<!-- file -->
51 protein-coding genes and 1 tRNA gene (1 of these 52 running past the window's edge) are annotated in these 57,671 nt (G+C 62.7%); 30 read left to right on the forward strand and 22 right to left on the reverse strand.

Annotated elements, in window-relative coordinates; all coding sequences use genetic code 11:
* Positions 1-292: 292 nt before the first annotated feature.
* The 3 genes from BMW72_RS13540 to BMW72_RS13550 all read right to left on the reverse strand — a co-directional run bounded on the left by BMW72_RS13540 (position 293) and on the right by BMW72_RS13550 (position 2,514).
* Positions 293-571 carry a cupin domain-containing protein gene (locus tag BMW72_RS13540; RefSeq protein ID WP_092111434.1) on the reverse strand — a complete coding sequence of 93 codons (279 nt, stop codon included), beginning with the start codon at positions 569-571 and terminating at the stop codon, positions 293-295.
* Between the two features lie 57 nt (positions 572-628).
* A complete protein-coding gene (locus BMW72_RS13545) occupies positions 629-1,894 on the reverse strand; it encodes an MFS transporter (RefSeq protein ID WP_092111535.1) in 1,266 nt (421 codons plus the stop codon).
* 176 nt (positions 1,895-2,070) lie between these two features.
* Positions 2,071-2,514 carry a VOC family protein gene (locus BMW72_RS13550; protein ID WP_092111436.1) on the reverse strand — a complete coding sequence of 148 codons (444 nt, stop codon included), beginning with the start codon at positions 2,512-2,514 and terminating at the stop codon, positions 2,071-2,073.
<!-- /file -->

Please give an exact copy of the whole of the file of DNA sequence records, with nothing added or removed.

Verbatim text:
51 protein-coding genes and 1 tRNA gene (1 of these 52 running past the window's edge) are annotated in these 57,671 nt (G+C 62.7%); 30 read left to right on the forward strand and 22 right to left on the reverse strand.

Annotated elements, in window-relative coordinates; all coding sequences use genetic code 11:
* Positions 1-292: 292 nt before the first annotated feature.
* The 3 genes from BMW72_RS13540 to BMW72_RS13550 all read right to left on the reverse strand — a co-directional run bounded on the left by BMW72_RS13540 (position 293) and on the right by BMW72_RS13550 (position 2,514).
* Positions 293-571 carry a cupin domain-containing protein gene (locus tag BMW72_RS13540; RefSeq protein ID WP_092111434.1) on the reverse strand — a complete coding sequence of 93 codons (279 nt, stop codon included), beginning with the start codon at positions 569-571 and terminating at the stop codon, positions 293-295.
* Between the two features lie 57 nt (positions 572-628).
* A complete protein-coding gene (locus BMW72_RS13545) occupies positions 629-1,894 on the reverse strand; it encodes an MFS transporter (RefSeq protein ID WP_092111535.1) in 1,266 nt (421 codons plus the stop codon).
* 176 nt (positions 1,895-2,070) lie between these two features.
* Positions 2,071-2,514 carry a VOC family protein gene (locus BMW72_RS13550; protein ID WP_092111436.1) on the reverse strand — a complete coding sequence of 148 codons (444 nt, stop codon included), beginning with the start codon at positions 2,512-2,514 and terminating at the stop codon, positions 2,071-2,073.